EVENT: Third Annual Interprofessional Rural Health Professions Conference, April 17
The conference is free and open to the public and will feature international cultural wisdom authority, Roberto Dansie, PhD, who will share insights on cultural competency, rural health and interprofessional education and practice. Participants will complete workshop activities on cultural self-awareness and the practice of culturally competent care.
Registration is open until April 9. To register, please view the preliminary agenda, and learn about the poster session, at: http://azahec.ahsc.arizona.edu/events/rhpp
KEYNOTE: Roberto Dansie, PhD, a clinical psychologist and a member of the Toltec tribe of Mexico, who is recognized internationally as a contemporary authority on cultural wisdom
DATE/TIME: Friday, April 17, 9:30 a.m. – 3:30 p.m.
LOCATION: DuVal Auditorium, Banner – University Medical Center Tucson
1501 N. Campbell Ave.
TUCSON, Ariz. – The Third Annual Interprofessional Rural Health Professions Conference will feature keynote speaker, Roberto Dansie, PhD, an internationally recognized authority on cultural wisdom.
Dr. Dansie will share insights on cultural competency, rural health and interprofessional education and practice during the free conference, to be held on Friday, April 17, at Banner – University Medical Center Tucson, DuVal Auditorium. Participants will complete workshop activities on cultural self-awareness and the practice of culturally competent care.
“Interprofessional education aims to develop mutual understanding of, and respect for, the contributions of various professions and disciplines, thus, socializing healthcare providers to work together as a team, share problem-solving and decision-making, and enhance the benefits of healthcare for patients, families and communities,” said Sally J. Reel, PhD, RN, FNP, FAAN, Associate Vice President for Interprofessional Education, Collaborative Practice & Community Engagement and Director of the Arizona Area Health Education Centers (AzAHEC) Program.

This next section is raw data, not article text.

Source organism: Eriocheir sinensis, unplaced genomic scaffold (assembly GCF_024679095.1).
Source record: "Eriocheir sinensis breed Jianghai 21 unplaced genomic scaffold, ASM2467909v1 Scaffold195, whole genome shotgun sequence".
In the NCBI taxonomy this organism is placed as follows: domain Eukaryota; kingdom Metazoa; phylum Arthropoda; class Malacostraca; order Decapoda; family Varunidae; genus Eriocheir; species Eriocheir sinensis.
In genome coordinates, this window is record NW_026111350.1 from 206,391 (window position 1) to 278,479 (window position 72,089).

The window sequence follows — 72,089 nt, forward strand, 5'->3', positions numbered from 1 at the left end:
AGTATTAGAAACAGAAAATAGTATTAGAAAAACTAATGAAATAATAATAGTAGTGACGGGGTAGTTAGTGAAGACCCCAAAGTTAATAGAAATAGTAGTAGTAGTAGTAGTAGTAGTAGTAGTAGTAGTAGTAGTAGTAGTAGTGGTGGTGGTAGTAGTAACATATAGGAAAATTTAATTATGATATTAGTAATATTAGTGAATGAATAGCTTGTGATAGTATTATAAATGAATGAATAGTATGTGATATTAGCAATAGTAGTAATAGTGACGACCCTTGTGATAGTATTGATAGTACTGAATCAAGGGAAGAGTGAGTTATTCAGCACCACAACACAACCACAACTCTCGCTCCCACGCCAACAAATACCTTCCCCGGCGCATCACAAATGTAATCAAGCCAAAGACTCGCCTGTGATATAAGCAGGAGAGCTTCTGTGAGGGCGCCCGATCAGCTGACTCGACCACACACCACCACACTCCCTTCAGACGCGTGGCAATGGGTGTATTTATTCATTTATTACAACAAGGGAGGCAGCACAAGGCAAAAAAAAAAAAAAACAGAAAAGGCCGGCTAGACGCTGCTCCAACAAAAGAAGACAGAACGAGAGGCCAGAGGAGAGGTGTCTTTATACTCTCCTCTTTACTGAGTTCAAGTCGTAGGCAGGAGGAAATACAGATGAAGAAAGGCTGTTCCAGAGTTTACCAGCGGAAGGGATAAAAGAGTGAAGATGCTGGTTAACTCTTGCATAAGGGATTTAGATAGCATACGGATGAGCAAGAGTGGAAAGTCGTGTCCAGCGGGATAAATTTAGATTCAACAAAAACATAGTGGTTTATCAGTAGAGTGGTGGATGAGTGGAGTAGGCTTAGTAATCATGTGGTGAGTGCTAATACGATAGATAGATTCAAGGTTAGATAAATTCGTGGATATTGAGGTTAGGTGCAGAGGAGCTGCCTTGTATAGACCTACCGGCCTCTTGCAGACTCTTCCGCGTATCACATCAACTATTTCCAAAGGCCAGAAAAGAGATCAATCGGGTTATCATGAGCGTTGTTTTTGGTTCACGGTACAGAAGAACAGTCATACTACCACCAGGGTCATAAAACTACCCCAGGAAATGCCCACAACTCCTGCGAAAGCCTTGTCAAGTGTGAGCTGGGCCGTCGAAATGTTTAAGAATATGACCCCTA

Anyone with an interest in rural health and cultural wisdom is welcome to register and attend the conference. Registration, the preliminary agenda and poster session information are available online at: http://azahec.ahsc.arizona.edu/events/rhpp. Those unable to attend can view the keynote address online. Details will be posted on the conference page before the event.
As an ancient wisdom scholar, Dr. Dansie, a clinical psychologist and a member of the Toltec tribe of Mexico, is recognized internationally as a contemporary authority on cultural wisdom. He is renowned as a dynamic and inspiring speaker, who eloquently weaves story-telling, music and cultural diversity to resonate on a personal level.
An award-winning writer, speaker and trainer, Dr. Dansie has authored numerous publications, including two books and columns for Indian County Today, the nation’s leading American Indian news source. He travels frequently throughout the United States, Mexico, Latin America and Europe, speaking at universities, hospitals and other health-care organizations. In 1981, Dr. Dansie won the World Championship of Martial Arts in Pussan, Korea, and has taught these skills to youth and families throughout the world.
Collaborative efforts for the conference come from the Arizona Area Health Education Centers Program (AzAHEC); the University of Arizona (UA) College of Medicine – Tucson Office of Diversity & Inclusion; and the Arizona Rural Health Professions Programs (RHPP) at the UA Colleges of Medicine, Nursing, and Pharmacy, as well as the UA Mel and Enid Zuckerman College of Public Health, the Arizona State University College of Nursing and Health Innovation, and the Northern Arizona University School of Nursing.
RHPP is a core program supported by AzAHEC since 2007. The Arizona State Legislature created RHPP in 1997 (ARS 15-1754) to address shortages of health professionals in Arizona’s rural communities. By providing community-based training for health professions students, RHPP helps prepare a culturally-competent healthcare workforce for practice in Arizona’s rural and urban underserved communities, where significant primary care provider shortages are felt more acutely.